But the manual can assist in demystifying the process and also detail how you maximise your opportunities.
If I can make a plea to all those people attending networking events: be interested in the other person. Listen carefully and be thoughtful.
The Follow up
You have met some interesting people, exchanged business cards and agreed to stay in touch. All looking good so far …
You arrive back at your desk, there is a slew of emails – they all look pretty turgid – and you go about the business of cutting them down to size. Before you know it you are lost in one project or another and your networking event and contacts are a dim and distant memory. Give it a week and even if you have their business card on top of your computer or desk, you have forgotten what you said and what you agreed to do.
Some firms will have a systematised procedure for the post-networking aspect but not many. At the very least you should:
- Make a note of the person you met, something about the discussion, the company and most importantly what you have agreed to do. I don’t care if you write it on your arm just as you keep a record.
- Send a hand-written Thank You card. I have some blank cards but you can use a firm-branded set. Please don’t resort to another email. Receiving a Thank You note will really mark you out from the crowd.
- Even if you don’t think there is an opportunity to work together, you keep your contact firmly in mind to make an introduction to another client. The most powerful networkers are those that put others before their business and try to make that all important connection.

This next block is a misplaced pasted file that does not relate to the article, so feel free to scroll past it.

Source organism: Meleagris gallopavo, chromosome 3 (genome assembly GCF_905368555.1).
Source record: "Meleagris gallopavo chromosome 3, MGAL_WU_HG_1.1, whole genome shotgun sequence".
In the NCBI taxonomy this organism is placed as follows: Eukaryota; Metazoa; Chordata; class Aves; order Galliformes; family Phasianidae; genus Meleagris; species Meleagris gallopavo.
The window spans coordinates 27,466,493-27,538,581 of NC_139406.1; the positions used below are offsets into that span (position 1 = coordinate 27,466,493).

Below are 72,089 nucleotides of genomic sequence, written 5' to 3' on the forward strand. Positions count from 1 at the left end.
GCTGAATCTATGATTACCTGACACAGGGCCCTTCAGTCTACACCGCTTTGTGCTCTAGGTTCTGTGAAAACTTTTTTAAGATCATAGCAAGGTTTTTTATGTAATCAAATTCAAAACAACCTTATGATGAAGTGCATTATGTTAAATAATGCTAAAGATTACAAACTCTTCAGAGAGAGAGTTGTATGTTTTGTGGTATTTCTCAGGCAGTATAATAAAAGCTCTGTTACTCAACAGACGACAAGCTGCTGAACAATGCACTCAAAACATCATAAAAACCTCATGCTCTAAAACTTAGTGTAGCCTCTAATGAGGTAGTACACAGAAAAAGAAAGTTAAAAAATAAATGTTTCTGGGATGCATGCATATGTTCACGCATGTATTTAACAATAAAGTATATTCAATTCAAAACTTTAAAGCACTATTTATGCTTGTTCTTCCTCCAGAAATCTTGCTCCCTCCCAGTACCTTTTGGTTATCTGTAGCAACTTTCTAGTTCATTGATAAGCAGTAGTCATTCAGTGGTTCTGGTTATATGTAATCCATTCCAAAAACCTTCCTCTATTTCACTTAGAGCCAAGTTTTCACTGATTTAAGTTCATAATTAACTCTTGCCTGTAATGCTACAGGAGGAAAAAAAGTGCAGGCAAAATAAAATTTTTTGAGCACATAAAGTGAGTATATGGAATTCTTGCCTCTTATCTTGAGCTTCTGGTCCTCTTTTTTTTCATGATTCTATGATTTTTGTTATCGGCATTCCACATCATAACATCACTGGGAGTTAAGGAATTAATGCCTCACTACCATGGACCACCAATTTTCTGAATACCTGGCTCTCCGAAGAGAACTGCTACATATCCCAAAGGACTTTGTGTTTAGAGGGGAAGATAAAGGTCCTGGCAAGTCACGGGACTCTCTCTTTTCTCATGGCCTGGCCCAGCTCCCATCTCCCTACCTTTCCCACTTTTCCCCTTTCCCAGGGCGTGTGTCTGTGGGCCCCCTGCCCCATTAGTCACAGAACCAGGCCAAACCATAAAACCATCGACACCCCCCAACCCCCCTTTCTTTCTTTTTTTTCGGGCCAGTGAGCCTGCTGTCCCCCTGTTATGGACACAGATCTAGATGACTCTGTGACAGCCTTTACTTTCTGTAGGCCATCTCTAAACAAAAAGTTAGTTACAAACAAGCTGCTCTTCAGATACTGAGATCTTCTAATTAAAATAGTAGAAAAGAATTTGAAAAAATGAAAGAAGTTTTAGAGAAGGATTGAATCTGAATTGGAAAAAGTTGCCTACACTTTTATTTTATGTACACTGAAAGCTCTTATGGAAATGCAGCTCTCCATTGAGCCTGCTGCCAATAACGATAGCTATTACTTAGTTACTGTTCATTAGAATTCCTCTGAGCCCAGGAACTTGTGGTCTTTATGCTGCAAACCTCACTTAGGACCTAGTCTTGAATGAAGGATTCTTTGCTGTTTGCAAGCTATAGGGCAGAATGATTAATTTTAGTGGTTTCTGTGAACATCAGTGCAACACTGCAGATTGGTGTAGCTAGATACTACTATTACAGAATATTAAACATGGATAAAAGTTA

- If you have promised to do something or better still there is an opportunity to get together again (even if you think you might be sold to), for heaven’s take the opportunity. You have to bear in mind that even if the person or business that you are dealing with doesn’t eventually do business with you, they may be kind enough to think of you when making a recommendation.
Networking is a fabulous opportunity to heighten your profile. It will do wonders to promote Brand You and if you approach it in a systematic way then it will pay off in the long run. It is not a quick fix for your firm’s business development and needs to be considered a much more serious undertaking than is currently the case.
If you approach it with the (constant) mind-set “What’s in it for me” then very quickly you will grow disillusioned with networking. You will come to see it as drain on your time. To make it a success you have to adopt a softly, softly mindset but with a determination to make it work.
Focus on staying in contact and don’t grade people or companies too soon into the process as one thing or another. Just because the business only turns over £1M doesn’t mean that they couldn’t work with you.
Most of all: Enjoy it. Enjoy the engagement. Enjoy the fact that this moment is all you have, and as my 7 year old constantly reminds me: “You have to be in it to win it [Dad]”.
Networking will always be part of your job. If you chose to do it badly or not at all then make sure you have a Plan B – and a good one at that. Understand that you are your brand and even though you are not a celebrity, nevertheless the only way that people will know about you (outside of a deal or job) is to meet you.
~ Julian Summerhayes ~